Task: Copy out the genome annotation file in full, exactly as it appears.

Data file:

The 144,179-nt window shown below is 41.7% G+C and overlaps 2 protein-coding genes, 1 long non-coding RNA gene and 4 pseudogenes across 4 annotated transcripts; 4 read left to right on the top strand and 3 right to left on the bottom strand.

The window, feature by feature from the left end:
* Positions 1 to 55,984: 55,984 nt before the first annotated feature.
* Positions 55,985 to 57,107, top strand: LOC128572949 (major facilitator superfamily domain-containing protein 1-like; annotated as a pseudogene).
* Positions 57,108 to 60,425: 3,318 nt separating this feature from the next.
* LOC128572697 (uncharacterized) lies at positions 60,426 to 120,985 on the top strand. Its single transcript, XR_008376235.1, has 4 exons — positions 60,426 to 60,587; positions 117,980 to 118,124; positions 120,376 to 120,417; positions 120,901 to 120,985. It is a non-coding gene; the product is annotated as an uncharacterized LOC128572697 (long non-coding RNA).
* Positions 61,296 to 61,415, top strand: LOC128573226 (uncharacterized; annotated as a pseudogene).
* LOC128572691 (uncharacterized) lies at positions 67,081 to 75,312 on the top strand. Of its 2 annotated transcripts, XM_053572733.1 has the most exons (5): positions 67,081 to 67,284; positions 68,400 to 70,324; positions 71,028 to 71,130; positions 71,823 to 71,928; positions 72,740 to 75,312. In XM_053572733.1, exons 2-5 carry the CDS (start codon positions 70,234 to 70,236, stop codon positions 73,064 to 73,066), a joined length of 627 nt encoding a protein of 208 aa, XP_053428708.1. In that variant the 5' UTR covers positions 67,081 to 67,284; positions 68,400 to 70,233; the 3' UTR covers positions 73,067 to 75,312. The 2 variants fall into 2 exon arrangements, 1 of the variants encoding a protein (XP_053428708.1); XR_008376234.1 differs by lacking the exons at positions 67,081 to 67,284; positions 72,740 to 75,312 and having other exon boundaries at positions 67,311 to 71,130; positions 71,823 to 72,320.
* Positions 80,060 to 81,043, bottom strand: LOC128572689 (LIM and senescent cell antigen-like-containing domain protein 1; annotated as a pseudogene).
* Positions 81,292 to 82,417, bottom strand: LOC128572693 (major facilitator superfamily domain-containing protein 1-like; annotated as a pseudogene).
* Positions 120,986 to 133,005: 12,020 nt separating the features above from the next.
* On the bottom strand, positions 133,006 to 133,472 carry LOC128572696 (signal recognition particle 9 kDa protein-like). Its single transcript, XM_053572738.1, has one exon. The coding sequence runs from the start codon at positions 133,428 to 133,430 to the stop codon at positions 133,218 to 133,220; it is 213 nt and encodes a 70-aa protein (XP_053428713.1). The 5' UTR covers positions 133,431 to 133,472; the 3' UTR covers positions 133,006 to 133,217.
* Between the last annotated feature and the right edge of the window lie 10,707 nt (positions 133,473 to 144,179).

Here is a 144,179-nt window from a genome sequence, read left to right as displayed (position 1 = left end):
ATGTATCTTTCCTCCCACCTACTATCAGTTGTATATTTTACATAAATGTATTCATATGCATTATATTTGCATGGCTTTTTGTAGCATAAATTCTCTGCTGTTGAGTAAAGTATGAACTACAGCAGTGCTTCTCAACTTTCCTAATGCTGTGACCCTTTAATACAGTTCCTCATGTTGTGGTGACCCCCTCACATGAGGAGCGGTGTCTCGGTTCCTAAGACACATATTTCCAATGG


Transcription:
The 144,179-nt window shown below is 41.7% G+C and overlaps 2 protein-coding genes, 1 long non-coding RNA gene and 4 pseudogenes across 4 annotated transcripts; 4 read left to right on the top strand and 3 right to left on the bottom strand.

The window, feature by feature from the left end:
* Positions 1 to 55,984: 55,984 nt before the first annotated feature.
* Positions 55,985 to 57,107, top strand: LOC128572949 (major facilitator superfamily domain-containing protein 1-like; annotated as a pseudogene).
* Positions 57,108 to 60,425: 3,318 nt separating this feature from the next.
* LOC128572697 (uncharacterized) lies at positions 60,426 to 120,985 on the top strand. Its single transcript, XR_008376235.1, has 4 exons — positions 60,426 to 60,587; positions 117,980 to 118,124; positions 120,376 to 120,417; positions 120,901 to 120,985. It is a non-coding gene; the product is annotated as an uncharacterized LOC128572697 (long non-coding RNA).
* Positions 61,296 to 61,415, top strand: LOC128573226 (uncharacterized; annotated as a pseudogene).
* LOC128572691 (uncharacterized) lies at positions 67,081 to 75,312 on the top strand. Of its 2 annotated transcripts, XM_053572733.1 has the most exons (5): positions 67,081 to 67,284; positions 68,400 to 70,324; positions 71,028 to 71,130; positions 71,823 to 71,928; positions 72,740 to 75,312. In XM_053572733.1, exons 2-5 carry the CDS (start codon positions 70,234 to 70,236, stop codon positions 73,064 to 73,066), a joined length of 627 nt encoding a protein of 208 aa, XP_053428708.1. In that variant the 5' UTR covers positions 67,081 to 67,284; positions 68,400 to 70,233; the 3' UTR covers positions 73,067 to 75,312. The 2 variants fall into 2 exon arrangements, 1 of the variants encoding a protein (XP_053428708.1); XR_008376234.1 differs by lacking the exons at positions 67,081 to 67,284; positions 72,740 to 75,312 and having other exon boundaries at positions 67,311 to 71,130; positions 71,823 to 72,320.
* Positions 80,060 to 81,043, bottom strand: LOC128572689 (LIM and senescent cell antigen-like-containing domain protein 1; annotated as a pseudogene).
* Positions 81,292 to 82,417, bottom strand: LOC128572693 (major facilitator superfamily domain-containing protein 1-like; annotated as a pseudogene).
* Positions 120,986 to 133,005: 12,020 nt separating the features above from the next.
* On the bottom strand, positions 133,006 to 133,472 carry LOC128572696 (signal recognition particle 9 kDa protein-like). Its single transcript, XM_053572738.1, has one exon. The coding sequence runs from the start codon at positions 133,428 to 133,430 to the stop codon at positions 133,218 to 133,220; it is 213 nt and encodes a 70-aa protein (XP_053428713.1). The 5' UTR covers positions 133,431 to 133,472; the 3' UTR covers positions 133,006 to 133,217.
* Between the last annotated feature and the right edge of the window lie 10,707 nt (positions 133,473 to 144,179).

Here is a 144,179-nt window from a genome sequence, read left to right as displayed (position 1 = left end):
ATGTATCTTTCCTCCCACCTACTATCAGTTGTATATTTTACATAAATGTATTCATATGCATTATATTTGCATGGCTTTTTGTAGCATAAATTCTCTGCTGTTGAGTAAAGTATGAACTACAGCAGTGCTTCTCAACTTTCCTAATGCTGTGACCCTTTAATACAGTTCCTCATGTTGTGGTGACCCCCTCACATGAGGAGCGGTGTCTCGGTTCCTAAGACACATATTTCCAATGG